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"BEYOND THE ORPHANAGE"
Part I (1991)
by Peggy Thomson Greenwood
"NOTE ADDED 12/8/2012 from Bethany Harrison: I was just reading your article on St. Louis Orphanages and wanted to update you on the Masonic Home of Missouri. I just went to their main office in Columbia looking for our family's records (my father was in the Delmar home from 1939-1946, and his father and uncle were both MO Masons), and I learned that they are in the process of scanning the old records from the Delmar home. My understanding is that there will be some sort of database for people like myself looking for information on their ancestors. The project was just started, so it will take a while, I am sure, but I thought this might be helpful information for those with questions. The woman in charge of the project is going to keep me updated, so I will contact you again once I get news that the scanning has been completed."
“Please, sir, I want some more” was the plaintive cry of Oliver Twist as the 1960 musical Oliver turned the scathing social condemnation of Charles Dickens into sweet poignancy for our modern world. But the Dickens novel was muck- raking reality, not sweet poignancy. And like London, St. Louis in the mid-l9th century had a shadow world of juvenile delinquents, child indigents and orphans.
Between the years 1850 to 1870, the focal point of this study, the number of institutions for dependent children in the St. Louis area more than doubled. A variety of historical events contributed to this phenomenal growth. It was in 1849 that the residents of St. Louis experienced the greatest of the cholera epidemics that periodically struck this river port city. About 10% of the total population - 7000 people - died of cholera between January and August of that year. And the orphan population multiplied.
It was in 1849 that the great fire destroyed much of the river front and left behind unforgettable death and destruction. And the orphan population multiplied.
It was in 1849 that St. Louis became a center for outfitting caravans bound westward to the gold fields, to Oregon, and to Texas. Whether the cause was death or financial circumstance or deliberate choice, again the orphan population multiplied as children of the pioneers were abandoned to the grime and pain of the streets of the city.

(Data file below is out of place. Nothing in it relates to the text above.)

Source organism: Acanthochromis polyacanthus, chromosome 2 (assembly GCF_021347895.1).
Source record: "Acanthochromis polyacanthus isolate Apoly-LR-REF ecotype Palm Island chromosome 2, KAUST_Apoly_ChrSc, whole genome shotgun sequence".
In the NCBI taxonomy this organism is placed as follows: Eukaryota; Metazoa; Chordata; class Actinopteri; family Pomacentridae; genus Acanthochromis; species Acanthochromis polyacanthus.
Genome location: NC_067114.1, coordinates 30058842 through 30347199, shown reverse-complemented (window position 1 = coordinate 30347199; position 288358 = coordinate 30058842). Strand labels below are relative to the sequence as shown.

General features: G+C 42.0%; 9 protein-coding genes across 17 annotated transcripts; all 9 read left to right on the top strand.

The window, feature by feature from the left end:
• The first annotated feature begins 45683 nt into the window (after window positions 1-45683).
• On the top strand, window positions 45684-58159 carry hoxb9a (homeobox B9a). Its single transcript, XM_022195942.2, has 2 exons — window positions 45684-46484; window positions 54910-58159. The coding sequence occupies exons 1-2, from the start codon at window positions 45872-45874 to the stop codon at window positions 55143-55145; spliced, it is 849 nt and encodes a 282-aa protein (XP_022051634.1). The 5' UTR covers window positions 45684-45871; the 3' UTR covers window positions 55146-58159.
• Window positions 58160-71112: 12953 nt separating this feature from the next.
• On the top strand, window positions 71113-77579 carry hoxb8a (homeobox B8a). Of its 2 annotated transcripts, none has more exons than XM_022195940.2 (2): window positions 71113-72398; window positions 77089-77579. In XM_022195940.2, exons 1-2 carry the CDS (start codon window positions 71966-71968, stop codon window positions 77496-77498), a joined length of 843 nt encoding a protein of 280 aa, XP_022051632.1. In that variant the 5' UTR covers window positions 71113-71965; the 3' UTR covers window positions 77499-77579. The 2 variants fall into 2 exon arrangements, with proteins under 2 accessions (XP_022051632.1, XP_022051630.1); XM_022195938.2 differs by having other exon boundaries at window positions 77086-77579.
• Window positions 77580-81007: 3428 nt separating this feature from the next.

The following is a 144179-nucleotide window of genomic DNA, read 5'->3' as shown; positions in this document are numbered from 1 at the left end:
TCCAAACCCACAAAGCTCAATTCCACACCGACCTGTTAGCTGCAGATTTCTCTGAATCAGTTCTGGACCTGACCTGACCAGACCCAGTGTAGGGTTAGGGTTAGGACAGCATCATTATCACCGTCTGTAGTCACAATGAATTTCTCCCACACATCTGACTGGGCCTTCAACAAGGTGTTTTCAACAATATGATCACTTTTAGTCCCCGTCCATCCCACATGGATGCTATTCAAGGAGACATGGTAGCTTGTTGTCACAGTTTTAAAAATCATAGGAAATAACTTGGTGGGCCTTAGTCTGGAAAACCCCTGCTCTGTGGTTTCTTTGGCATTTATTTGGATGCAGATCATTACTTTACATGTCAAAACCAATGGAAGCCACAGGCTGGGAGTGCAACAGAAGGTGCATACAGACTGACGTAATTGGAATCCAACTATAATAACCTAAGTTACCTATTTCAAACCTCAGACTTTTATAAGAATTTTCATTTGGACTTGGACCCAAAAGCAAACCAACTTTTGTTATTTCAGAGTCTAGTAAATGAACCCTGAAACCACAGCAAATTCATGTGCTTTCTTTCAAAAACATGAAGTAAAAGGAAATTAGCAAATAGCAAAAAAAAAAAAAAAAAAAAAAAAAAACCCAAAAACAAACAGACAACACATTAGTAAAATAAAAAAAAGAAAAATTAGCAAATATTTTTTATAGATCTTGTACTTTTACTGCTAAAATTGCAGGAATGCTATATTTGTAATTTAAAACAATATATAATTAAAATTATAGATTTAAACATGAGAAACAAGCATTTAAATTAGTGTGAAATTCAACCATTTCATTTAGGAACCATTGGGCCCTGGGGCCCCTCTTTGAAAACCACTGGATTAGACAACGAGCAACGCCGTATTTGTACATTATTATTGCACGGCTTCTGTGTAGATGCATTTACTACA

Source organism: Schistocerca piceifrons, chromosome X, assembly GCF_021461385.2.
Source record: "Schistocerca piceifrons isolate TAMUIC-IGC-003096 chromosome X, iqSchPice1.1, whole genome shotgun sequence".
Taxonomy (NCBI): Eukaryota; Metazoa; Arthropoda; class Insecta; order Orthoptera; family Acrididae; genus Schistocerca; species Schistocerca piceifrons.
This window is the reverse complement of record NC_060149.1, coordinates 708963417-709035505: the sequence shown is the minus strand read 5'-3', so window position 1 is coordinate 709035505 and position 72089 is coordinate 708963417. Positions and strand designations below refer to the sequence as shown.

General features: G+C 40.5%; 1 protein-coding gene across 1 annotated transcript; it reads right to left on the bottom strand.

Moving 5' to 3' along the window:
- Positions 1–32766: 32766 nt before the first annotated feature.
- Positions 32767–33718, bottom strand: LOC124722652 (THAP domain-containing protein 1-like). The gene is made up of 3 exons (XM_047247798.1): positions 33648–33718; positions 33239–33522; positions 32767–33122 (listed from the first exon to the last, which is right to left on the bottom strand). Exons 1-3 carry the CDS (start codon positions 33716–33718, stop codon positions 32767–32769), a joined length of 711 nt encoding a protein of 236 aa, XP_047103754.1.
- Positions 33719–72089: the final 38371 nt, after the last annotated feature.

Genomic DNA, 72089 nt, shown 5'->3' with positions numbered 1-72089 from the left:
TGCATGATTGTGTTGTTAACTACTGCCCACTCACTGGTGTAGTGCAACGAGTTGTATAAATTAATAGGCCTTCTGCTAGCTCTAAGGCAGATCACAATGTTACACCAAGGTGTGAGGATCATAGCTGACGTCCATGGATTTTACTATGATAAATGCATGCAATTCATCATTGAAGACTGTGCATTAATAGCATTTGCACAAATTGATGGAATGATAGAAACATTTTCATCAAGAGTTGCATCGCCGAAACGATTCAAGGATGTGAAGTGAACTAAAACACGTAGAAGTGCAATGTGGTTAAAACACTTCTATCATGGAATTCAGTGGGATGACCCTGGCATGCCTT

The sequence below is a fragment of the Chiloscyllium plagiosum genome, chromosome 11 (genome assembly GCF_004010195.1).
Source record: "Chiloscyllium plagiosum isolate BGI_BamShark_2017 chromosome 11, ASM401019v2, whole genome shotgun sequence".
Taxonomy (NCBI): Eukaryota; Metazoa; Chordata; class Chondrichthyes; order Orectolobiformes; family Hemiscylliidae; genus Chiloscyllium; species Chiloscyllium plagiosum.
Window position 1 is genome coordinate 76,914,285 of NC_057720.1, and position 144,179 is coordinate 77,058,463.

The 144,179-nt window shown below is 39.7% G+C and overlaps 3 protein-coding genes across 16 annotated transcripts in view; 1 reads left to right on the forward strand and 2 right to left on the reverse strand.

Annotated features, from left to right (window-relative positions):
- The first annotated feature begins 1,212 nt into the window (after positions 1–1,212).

It was in 1849 that St. Louis experienced the height of the great German immigration. Comments added 3/21/2008 by Dave Lossos: "Gary Stoltman, a well-known authority on St. Louis history, sent me the following clarification "(the) height of German immigration ... was actually 1854 during that period. Incidently, the peak year for StL (not nationally) was actually 1882"). Added to the large influx of the Irish in the mid 1840s and a continuing high birth rate, St. Louis suffered all the travails of an over- rapid urbanization. Impure water, foul sewage, and improper garbage disposal were just a few of the by-products that added untold numbers of children to the ranks of the institutionalized indigent and orphaned. Because there was no extended family to take in the orphaned children of immigrants, a large number of foreign-born children are found in these institutions. Add to this situation the social alienation associated with immigration and de-humanizing poverty, and the result was an increasing number of illegitimate births. The orphan population multiplied.
Each year until 1925, the orphan population continued to grow and the number of institutions existing to house the orphans also grew. The problem of tracing one’s family history beyond the orphanage is an acute one. The types of records kept vary from orphanage to orphanage and, if extant, are often difficult to locate. But there are some avenues of investigation for the persevering genealogist. Following is a survey of 17 institutions for the orphaned, indigent or delinquent children in existence in St. Louis between 1850 and 1870. If the institution no longer exists, the successor organization is named. If the records still exist, the location of the record is given. If the records have been misplaced or destroyed, it is noted.